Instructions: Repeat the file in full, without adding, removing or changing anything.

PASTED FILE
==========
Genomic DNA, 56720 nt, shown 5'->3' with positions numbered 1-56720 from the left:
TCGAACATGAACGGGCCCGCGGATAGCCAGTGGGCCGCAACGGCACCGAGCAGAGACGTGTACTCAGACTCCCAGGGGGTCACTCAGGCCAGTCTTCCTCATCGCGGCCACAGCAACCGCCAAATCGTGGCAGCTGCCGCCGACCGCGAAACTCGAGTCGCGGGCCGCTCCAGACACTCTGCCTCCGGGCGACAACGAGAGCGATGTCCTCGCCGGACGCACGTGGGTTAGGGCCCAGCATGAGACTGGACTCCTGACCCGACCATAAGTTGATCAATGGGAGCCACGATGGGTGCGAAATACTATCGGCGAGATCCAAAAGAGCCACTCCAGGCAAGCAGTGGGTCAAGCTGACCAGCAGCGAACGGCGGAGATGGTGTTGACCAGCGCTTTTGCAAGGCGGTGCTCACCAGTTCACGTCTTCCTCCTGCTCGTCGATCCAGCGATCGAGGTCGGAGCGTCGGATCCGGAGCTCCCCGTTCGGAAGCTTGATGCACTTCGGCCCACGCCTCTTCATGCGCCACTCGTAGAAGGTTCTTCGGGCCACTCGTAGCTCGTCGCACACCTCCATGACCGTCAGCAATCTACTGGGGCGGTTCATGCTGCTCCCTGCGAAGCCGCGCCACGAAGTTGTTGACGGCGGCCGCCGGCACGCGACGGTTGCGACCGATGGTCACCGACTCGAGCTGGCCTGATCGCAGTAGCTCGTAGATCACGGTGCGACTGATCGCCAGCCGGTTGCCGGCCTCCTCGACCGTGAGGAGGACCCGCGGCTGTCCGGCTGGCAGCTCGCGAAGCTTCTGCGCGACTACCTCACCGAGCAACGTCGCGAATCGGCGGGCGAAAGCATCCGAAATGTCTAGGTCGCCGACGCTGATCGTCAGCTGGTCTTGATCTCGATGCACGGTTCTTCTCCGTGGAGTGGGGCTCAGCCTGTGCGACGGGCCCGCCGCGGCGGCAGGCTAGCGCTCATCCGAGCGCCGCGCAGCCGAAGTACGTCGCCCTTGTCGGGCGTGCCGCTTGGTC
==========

Genomic DNA, 56720 nt, shown 5'->3' with positions numbered 1-56720 from the left:
TCGAACATGAACGGGCCCGCGGATAGCCAGTGGGCCGCAACGGCACCGAGCAGAGACGTGTACTCAGACTCCCAGGGGGTCACTCAGGCCAGTCTTCCTCATCGCGGCCACAGCAACCGCCAAATCGTGGCAGCTGCCGCCGACCGCGAAACTCGAGTCGCGGGCCGCTCCAGACACTCTGCCTCCGGGCGACAACGAGAGCGATGTCCTCGCCGGACGCACGTGGGTTAGGGCCCAGCATGAGACTGGACTCCTGACCCGACCATAAGTTGATCAATGGGAGCCACGATGGGTGCGAAATACTATCGGCGAGATCCAAAAGAGCCACTCCAGGCAAGCAGTGGGTCAAGCTGACCAGCAGCGAACGGCGGAGATGGTGTTGACCAGCGCTTTTGCAAGGCGGTGCTCACCAGTTCACGTCTTCCTCCTGCTCGTCGATCCAGCGATCGAGGTCGGAGCGTCGGATCCGGAGCTCCCCGTTCGGAAGCTTGATGCACTTCGGCCCACGCCTCTTCATGCGCCACTCGTAGAAGGTTCTTCGGGCCACTCGTAGCTCGTCGCACACCTCCATGACCGTCAGCAATCTACTGGGGCGGTTCATGCTGCTCCCTGCGAAGCCGCGCCACGAAGTTGTTGACGGCGGCCGCCGGCACGCGACGGTTGCGACCGATGGTCACCGACTCGAGCTGGCCTGATCGCAGTAGCTCGTAGATCACGGTGCGACTGATCGCCAGCCGGTTGCCGGCCTCCTCGACCGTGAGGAGGACCCGCGGCTGTCCGGCTGGCAGCTCGCGAAGCTTCTGCGCGACTACCTCACCGAGCAACGTCGCGAATCGGCGGGCGAAAGCATCCGAAATGTCTAGGTCGCCGACGCTGATCGTCAGCTGGTCTTGATCTCGATGCACGGTTCTTCTCCGTGGAGTGGGGCTCAGCCTGTGCGACGGGCCCGCCGCGGCGGCAGGCTAGCGCTCATCCGAGCGCCGCGCAGCCGAAGTACGTCGCCCTTGTCGGGCGTGCCGCTTGGTC